Well, the traffic light revolution is already underway. It is all part of the promise of connected and self-driving cars, which allow data about individual journeys, routes and vehicles to be centrally monitored, controlled and systematized.
Once computers are in full control of our cars, do we even need traffic lights at intersections? That’s the idea behind AIM – autonomous intersection management – at the artificial intelligence laboratory at the University of Texas at Austin. Rather than stop at red lights, self-driving cars would schedule a slot through an intersection in real-time, speeding up or slowing down to ensure they’re in the right place at the right time – and not smashing into another car.
In black and white text, that seems eminently sensible. But it won’t be for the fainthearted – at least not until passengers have learnt to entirely trust their automated pilots:
For the idea to work, it would require roads to be mostly full of autonomous cars, says project leader Professor Peter Stone – and then it wouldn’t seem so terrifying.
“When I show people that video, I tell people to not envision themselves with their foot hovering over the brake or with their white knuckles on the steering wheel, but rather they’re in the back seat with the windows dark, doing a crossword puzzle or reading the newspaper, talking to family or whatever,” he says. “Once the driving is not a human task and people grow to trust the software controllers, people will also get used to the idea of cars going through the intersections.”
That said, he stressed that driving is now and will likely always remain a risk and reward equation, but he predicted that with AIM, “the efficiency gains will be so high that they’ll offset the perceived risk”.
How much faster will careening through intersections be compared to carefully stopping? The researchers compared AIM to heavy traffic on a major road, saying it would reduce delay by as much as 100 times – though that’s only at intersections, not total driving time.
“Intersections are already quite dangerous. When a computer’s doing the driving, even with all the cars going through without stopping, it’s going to be a lot safer than it is today.”
TomTom collects swaths of traffic data from its satnav devices but also used anonymised data from third party navigation apps, including smartphone maps. “We have agreements with a number of smartphone manufacturers, so they provide us with real time GPS feeds wherever their smartphones are,” says Nick Cohn, senior traffic expert at TomTom.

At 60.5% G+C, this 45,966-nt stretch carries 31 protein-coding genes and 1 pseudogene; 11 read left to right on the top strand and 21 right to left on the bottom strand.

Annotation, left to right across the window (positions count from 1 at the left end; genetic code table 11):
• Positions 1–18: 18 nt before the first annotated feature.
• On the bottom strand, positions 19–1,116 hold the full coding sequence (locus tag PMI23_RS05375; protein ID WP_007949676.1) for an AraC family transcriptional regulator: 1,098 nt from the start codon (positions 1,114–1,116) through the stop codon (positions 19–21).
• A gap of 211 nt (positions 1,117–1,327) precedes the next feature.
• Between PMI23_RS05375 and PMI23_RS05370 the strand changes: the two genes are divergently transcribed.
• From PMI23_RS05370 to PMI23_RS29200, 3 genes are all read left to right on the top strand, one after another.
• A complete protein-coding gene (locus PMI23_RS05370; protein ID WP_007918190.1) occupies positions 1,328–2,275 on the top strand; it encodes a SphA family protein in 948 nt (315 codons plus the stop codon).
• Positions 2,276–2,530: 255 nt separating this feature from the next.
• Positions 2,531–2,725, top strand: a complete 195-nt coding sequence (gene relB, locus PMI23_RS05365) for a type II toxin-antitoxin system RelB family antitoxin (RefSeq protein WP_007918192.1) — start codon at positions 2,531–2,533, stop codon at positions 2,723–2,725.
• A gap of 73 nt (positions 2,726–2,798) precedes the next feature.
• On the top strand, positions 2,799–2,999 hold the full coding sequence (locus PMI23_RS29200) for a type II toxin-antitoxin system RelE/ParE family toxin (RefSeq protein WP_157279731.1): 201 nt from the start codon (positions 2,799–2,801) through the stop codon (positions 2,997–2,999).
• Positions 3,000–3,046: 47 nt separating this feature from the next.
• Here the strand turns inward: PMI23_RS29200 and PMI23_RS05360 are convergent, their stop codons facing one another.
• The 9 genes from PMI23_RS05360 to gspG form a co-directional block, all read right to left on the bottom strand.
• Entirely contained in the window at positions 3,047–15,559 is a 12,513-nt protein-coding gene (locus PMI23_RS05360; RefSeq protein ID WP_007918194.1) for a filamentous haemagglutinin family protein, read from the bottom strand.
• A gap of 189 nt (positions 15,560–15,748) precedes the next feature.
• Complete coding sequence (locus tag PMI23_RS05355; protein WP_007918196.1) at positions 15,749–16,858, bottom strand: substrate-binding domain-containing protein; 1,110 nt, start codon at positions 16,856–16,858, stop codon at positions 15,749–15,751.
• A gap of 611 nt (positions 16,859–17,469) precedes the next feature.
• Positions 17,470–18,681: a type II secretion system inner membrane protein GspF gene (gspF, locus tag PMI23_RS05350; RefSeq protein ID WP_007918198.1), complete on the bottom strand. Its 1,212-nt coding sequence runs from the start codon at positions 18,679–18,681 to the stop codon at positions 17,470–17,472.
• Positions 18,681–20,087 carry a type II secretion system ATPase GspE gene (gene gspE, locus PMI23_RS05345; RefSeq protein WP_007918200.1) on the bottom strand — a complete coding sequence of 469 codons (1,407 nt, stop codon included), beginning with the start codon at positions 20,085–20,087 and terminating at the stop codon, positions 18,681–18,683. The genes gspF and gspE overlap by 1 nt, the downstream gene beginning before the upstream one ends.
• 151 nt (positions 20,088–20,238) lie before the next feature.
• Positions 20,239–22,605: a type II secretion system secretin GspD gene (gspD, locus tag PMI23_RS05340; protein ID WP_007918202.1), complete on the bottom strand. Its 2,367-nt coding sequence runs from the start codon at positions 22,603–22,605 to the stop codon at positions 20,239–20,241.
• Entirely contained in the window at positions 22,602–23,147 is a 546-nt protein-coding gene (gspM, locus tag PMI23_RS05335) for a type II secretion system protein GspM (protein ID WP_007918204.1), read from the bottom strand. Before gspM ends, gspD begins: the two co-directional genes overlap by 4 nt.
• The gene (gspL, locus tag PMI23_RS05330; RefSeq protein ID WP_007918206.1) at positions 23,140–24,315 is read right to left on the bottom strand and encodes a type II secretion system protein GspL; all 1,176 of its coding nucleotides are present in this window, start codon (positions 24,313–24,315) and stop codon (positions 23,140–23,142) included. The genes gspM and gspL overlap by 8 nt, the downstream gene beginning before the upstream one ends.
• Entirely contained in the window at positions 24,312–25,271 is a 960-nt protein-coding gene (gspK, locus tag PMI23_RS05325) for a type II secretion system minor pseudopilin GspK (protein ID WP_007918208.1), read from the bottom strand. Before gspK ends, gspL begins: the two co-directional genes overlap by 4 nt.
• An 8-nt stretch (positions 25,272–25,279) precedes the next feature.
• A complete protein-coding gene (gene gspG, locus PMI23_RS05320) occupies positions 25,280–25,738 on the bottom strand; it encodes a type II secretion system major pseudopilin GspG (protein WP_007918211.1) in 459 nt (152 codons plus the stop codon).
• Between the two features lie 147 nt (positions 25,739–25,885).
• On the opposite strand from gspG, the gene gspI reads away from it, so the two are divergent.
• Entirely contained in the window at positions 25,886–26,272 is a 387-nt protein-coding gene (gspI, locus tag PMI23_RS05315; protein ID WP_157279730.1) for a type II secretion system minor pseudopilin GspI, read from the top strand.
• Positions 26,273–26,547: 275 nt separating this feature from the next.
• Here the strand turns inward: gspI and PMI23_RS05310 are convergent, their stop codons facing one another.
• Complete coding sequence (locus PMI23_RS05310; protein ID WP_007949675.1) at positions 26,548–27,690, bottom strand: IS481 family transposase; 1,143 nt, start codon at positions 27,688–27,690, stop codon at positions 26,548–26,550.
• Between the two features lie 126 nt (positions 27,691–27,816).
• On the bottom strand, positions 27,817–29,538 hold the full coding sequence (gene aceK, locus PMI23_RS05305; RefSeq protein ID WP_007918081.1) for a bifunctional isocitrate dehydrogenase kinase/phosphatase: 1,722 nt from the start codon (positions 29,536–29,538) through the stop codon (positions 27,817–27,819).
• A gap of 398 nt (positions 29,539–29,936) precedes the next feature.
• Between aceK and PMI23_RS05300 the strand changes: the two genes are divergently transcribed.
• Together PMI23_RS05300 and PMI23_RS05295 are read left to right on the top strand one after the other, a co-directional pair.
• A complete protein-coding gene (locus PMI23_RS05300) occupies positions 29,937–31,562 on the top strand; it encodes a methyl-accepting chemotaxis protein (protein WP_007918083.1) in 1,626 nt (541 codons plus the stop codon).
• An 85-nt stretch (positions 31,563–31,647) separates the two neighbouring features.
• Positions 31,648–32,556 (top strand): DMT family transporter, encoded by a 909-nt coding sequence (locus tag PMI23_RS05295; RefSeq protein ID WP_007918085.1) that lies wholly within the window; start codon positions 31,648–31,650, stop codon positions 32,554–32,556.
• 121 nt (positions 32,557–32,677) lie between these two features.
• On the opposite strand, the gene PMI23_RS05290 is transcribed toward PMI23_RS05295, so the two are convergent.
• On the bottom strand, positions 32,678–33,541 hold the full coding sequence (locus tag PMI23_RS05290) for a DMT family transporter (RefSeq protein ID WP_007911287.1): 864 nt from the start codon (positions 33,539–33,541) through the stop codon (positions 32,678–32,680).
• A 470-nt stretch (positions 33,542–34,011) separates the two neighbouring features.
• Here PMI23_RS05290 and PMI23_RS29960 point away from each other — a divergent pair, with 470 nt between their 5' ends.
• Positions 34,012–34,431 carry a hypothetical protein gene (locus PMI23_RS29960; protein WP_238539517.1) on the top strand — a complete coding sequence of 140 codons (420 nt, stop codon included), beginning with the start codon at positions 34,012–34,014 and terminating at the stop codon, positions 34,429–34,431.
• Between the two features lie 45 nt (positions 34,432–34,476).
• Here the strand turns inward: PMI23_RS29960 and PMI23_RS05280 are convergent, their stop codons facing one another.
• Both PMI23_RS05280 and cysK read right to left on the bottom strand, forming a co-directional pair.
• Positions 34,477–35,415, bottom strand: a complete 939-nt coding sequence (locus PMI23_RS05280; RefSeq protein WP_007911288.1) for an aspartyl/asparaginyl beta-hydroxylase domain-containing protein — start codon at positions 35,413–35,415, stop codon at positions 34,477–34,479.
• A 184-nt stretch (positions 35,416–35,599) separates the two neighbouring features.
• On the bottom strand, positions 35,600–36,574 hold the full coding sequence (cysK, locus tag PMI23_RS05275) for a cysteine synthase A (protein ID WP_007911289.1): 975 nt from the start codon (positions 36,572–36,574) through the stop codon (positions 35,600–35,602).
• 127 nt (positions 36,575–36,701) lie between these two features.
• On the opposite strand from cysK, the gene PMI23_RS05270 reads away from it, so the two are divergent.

It also gathers data from telematics units installed in fleet vehicles as well as in-dash systems, giving TomTom a comprehensive overview of traffic flows. The resulting information on near real-time congestion is shared with customers, which includes road authorities who use it to plan traffic management as well as consumers.
“Most have camera data that doesn’t cover the whole network, so they use our data to supplement that and for deciding whether they need to switch to a different traffic signal scheme,” Cohn says.
When a driver hits a patch of congestion – a red zone of a smartphone or satnav map – it may be because of data that was collected, aggregated and distributed from connected cars in weeks or months past. Before ubiquitous connectivity, Cohn said the travel times seen by TomTom were very different than that given by road authorities such as the AA. As data improves, the numbers are merging, suggesting travel advice has become more accurate.
As cars become more connected – whether it’s through satnav or simply the smartphones in our pockets – better data in means we get better data out on the road.
“On its own, [each] is of low value, but when merged together in the internet of things’ cloud processing platform, [we] can make sense of them and make actionable insights,” he says. “It might be to turn some traffic lights green quicker or send a text message to a car, or alert satnavs in the car to quietly change the routing so they’re now going somewhere else.”